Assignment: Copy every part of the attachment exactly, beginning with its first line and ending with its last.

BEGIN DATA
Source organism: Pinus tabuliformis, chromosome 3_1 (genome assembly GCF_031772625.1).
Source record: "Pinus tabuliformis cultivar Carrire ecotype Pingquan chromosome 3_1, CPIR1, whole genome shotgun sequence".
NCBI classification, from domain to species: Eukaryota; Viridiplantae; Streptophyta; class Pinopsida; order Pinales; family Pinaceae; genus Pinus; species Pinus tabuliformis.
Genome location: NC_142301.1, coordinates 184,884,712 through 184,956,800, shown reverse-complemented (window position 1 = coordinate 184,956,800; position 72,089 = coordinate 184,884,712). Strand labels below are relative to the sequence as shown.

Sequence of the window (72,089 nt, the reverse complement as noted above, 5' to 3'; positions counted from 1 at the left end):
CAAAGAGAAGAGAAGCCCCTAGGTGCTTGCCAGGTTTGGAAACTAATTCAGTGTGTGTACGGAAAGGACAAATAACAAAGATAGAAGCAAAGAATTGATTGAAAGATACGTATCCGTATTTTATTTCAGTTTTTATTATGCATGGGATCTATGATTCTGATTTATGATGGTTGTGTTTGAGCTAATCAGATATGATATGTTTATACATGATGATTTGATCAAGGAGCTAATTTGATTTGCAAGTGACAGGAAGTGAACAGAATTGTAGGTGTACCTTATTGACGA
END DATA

Source organism: Pinus tabuliformis, chromosome 3_1 (genome assembly GCF_031772625.1).
Source record: "Pinus tabuliformis cultivar Carrire ecotype Pingquan chromosome 3_1, CPIR1, whole genome shotgun sequence".
NCBI classification, from domain to species: Eukaryota; Viridiplantae; Streptophyta; class Pinopsida; order Pinales; family Pinaceae; genus Pinus; species Pinus tabuliformis.
Genome location: NC_142301.1, coordinates 184,884,712 through 184,956,800, shown reverse-complemented (window position 1 = coordinate 184,956,800; position 72,089 = coordinate 184,884,712). Strand labels below are relative to the sequence as shown.

Sequence of the window (72,089 nt, the reverse complement as noted above, 5' to 3'; positions counted from 1 at the left end):
CAAAGAGAAGAGAAGCCCCTAGGTGCTTGCCAGGTTTGGAAACTAATTCAGTGTGTGTACGGAAAGGACAAATAACAAAGATAGAAGCAAAGAATTGATTGAAAGATACGTATCCGTATTTTATTTCAGTTTTTATTATGCATGGGATCTATGATTCTGATTTATGATGGTTGTGTTTGAGCTAATCAGATATGATATGTTTATACATGATGATTTGATCAAGGAGCTAATTTGATTTGCAAGTGACAGGAAGTGAACAGAATTGTAGGTGTACCTTATTGACGA